Helping homeless choose right path at Crossroads

By Bridget Botelho
Contributing Writer
Homelessness is an “industry” that very few people want to be involved with, and no one wants to be a client of. But Anne M. Nolan has immersed herself in helping the homeless get back on their feet and continues to develop new programs for the state’s growing homeless population. More

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Helping homeless choose right path at Crossroads

PBN PHOTO/RUPERT WHITELEY
CROSS TO BEAR: Anne Nolan, president of Crossroads Rhode Island, says it’s important to address a homeless person’s case on an individual basis.
By Bridget Botelho
Contributing Writer
Posted 5/16/11

Homelessness is an “industry” that very few people want to be involved with, and no one wants to be a client of. But Anne M. Nolan has immersed herself in helping the homeless get back on their feet and continues to develop new programs for the state’s growing homeless population.

When Nolan took leadership of the homeless-services organization Crossroads Rhode Island in 2001, it was a small nonprofit called Traveler’s Aid, located in an eyesore of a building that reflected a general lack of respect and misunderstanding surrounding homeless people.

So, Nolan started a campaign to raise $12 million to move into a new building and offer services that would help homeless individuals gain skills and receive care. She garnered the support of high-profile community members and business leaders, and within a few years, Traveler’s Aid was rebranded “Crossroads Rhode Island,” with a new home in a better building a few blocks away.

Crossroads Rhode Island now provides a range of services to the state’s homeless, with most of its support from stakeholders and everyday Rhode Islander’s who want to help.

For a trained educator like Nolan, who holds a doctorate in education from the University of Illinois, a master’s in education from McGill University and a bachelor’s degree from Westfield State College, information is the key to stemming the growing homeless issue.

“We realized that homeless people can’t be put in one big bucket; we need to address individuals’ needs,” Nolan said. “A young person has very different needs than a 45-year-old, alcoholic man. So we need to address homelessness based on what the individual person needs – the elderly, the youths and women.”

So this year, Crossroads researched homelessness among specific groups of people, and published the Report on Women and Homelessness on its website in March. The report shows that women are the fastest-growing population of homeless people in the state. The number of homeless men in Rhode Island grew 5 percent over the past decade, while the number of homeless women grew 65 percent over the same 10-year span.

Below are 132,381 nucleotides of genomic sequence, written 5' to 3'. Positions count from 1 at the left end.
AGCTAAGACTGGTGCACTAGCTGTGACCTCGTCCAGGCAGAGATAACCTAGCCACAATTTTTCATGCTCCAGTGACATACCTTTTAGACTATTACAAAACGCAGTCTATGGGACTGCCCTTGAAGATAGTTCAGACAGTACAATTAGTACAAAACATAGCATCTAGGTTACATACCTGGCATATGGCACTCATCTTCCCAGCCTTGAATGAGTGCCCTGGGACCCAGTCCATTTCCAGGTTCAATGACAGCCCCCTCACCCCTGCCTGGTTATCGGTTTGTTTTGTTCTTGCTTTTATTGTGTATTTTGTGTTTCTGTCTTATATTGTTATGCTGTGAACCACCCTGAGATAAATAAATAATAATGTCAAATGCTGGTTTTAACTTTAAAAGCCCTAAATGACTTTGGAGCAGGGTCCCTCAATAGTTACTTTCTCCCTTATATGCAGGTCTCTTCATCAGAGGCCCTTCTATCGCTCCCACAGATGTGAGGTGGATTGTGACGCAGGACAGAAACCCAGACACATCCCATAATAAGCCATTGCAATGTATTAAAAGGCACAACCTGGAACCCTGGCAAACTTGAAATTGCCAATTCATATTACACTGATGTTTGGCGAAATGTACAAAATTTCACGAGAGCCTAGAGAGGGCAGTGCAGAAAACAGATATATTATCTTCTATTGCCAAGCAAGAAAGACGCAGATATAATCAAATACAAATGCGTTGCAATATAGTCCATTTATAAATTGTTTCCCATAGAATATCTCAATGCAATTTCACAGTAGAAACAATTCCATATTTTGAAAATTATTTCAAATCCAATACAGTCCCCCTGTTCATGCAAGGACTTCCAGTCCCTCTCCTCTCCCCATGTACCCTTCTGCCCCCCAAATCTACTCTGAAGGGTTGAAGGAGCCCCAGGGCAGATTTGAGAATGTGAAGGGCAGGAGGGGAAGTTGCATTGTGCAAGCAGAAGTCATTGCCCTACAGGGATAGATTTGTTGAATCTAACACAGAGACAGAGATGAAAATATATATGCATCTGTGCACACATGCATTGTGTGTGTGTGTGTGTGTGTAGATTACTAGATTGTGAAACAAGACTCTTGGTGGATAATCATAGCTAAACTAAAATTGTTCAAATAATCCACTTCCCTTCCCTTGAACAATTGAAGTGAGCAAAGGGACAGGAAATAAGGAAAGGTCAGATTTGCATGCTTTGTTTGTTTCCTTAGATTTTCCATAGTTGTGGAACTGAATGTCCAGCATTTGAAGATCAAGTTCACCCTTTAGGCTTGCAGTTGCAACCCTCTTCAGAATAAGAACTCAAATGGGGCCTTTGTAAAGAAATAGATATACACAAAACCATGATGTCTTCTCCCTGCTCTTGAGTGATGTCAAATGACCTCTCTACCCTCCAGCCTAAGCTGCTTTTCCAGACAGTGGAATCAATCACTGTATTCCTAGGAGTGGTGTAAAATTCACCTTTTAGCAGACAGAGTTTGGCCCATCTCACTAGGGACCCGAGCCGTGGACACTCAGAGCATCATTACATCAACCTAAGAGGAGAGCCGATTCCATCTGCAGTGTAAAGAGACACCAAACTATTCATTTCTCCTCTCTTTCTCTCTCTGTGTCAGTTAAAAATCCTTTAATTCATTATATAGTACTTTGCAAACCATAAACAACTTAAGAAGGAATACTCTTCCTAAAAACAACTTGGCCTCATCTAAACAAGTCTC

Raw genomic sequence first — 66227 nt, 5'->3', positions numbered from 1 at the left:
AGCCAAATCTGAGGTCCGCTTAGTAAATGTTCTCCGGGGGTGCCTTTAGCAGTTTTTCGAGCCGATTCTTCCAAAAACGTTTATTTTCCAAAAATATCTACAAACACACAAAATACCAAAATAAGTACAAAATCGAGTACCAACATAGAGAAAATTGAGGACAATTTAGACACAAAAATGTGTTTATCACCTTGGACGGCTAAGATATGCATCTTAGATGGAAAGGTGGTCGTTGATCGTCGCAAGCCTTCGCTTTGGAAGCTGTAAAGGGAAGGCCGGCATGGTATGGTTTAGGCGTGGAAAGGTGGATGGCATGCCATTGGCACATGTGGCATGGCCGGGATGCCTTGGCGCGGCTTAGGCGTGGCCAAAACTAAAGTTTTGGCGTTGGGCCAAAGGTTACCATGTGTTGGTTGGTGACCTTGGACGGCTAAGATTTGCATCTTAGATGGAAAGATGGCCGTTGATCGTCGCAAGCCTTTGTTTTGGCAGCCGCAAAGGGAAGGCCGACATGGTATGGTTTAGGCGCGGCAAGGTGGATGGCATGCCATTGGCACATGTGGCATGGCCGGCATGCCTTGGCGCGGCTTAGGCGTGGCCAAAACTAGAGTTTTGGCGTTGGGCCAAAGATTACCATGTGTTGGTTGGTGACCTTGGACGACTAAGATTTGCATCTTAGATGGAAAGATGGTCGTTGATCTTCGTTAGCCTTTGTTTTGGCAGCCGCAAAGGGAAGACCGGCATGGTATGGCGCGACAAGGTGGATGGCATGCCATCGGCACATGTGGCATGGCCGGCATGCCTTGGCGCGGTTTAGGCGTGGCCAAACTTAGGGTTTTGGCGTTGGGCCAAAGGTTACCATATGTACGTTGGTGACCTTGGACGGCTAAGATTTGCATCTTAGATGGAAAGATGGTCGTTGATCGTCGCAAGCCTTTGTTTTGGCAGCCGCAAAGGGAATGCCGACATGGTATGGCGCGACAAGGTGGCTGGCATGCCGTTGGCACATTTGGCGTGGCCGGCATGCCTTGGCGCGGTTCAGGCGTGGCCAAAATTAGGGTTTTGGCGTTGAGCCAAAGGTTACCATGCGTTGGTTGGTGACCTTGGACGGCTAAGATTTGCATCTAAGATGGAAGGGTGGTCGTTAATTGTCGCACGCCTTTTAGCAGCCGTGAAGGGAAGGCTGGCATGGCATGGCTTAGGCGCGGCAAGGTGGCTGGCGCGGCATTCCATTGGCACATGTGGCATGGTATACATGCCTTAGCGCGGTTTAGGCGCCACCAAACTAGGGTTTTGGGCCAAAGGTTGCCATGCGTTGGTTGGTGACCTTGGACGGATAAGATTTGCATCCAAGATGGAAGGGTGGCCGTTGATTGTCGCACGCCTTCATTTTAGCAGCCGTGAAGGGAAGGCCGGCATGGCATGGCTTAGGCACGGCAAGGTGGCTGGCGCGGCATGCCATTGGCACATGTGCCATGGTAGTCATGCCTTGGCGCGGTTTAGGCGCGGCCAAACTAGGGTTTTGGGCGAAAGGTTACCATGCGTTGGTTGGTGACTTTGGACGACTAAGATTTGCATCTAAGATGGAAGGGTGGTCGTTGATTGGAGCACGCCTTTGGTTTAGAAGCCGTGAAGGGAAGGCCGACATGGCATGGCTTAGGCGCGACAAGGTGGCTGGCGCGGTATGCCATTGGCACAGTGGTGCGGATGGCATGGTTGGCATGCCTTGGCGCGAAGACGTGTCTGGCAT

“We opened a shelter for women in 2008 because we noticed more and more women sleeping on the floor [at Crossroads] every night,” Nolan said. “That shelter filled the day we opened it and has remained over-capacity since. We needed to get an idea of why it was happening.”

Part of the reason women are prone to homelessness could be that women today are less likely to stay in unhealthy relationships, and if they don’t have financial support, they end up homeless, Nolan said. Crossroads is using that type of information to tailor its case management and develop programs for unique groups, including job training and targeted health care seminars.

Nolan has also established many other new programs and partnerships to serve the homeless over the years, including partnerships with Providence Community Health Centers, which provides access to health care for Rhode Island’s adult homeless population, and with Amos House, which provides meals for 200 formerly homeless residents living at 160 Broad St.

She also created vocational-training programs in the health and animal care fields and other educational programs that have trained thousands of low-income and homeless adults who needed skills to get secure jobs.

The demand for those services increased tremendously over the past few years due to a poor economy, but state and federal funding have not. So Nolan has had to garner support from community donors to keep Crossroads’ programs running.

And she has. Since Nolan took over Crossroads, the organization’s revenue has more than doubled and assets have increased tenfold. The organization managed to develop 62 units of permanent housing for families, 16 apartments for disabled homeless adults, 176 subsidized, single-room occupancy units, Rhode Island’s first permanent supportive housing for homeless elders, an emergency shelter for 15 families, and a shelter for 41 women.

Nolan is also overseeing the establishment of an endowment through The Rhode Island Foundation that will grow over time and give Crossroads “some breathing room” when other sources of funding slow, she said.

All of the skills Nolan uses to drive Crossroads she gained during her former career as a senior organizational manager at various profit-based companies. In fact, she spent over 30 years working for profit-based companies and serving on boards for nonprofits, before making nonprofit work her career.

Today, Nolan serves as a board member for several organizations, including Highlander Charter School/Dunn Institute, Rhode Island Hospital Community Affairs committee member, and the Greater Providence Chamber of Commerce. Formerly, she served as a board member for the Rhode Island Coalition for the Homeless and The Village for Families & Children in Hartford.

She was also one of three leaders to receive the Rhode Island Commission on Women 2010 Women of the Year award, and was named a Purpose Prize Fellow in 2008. •

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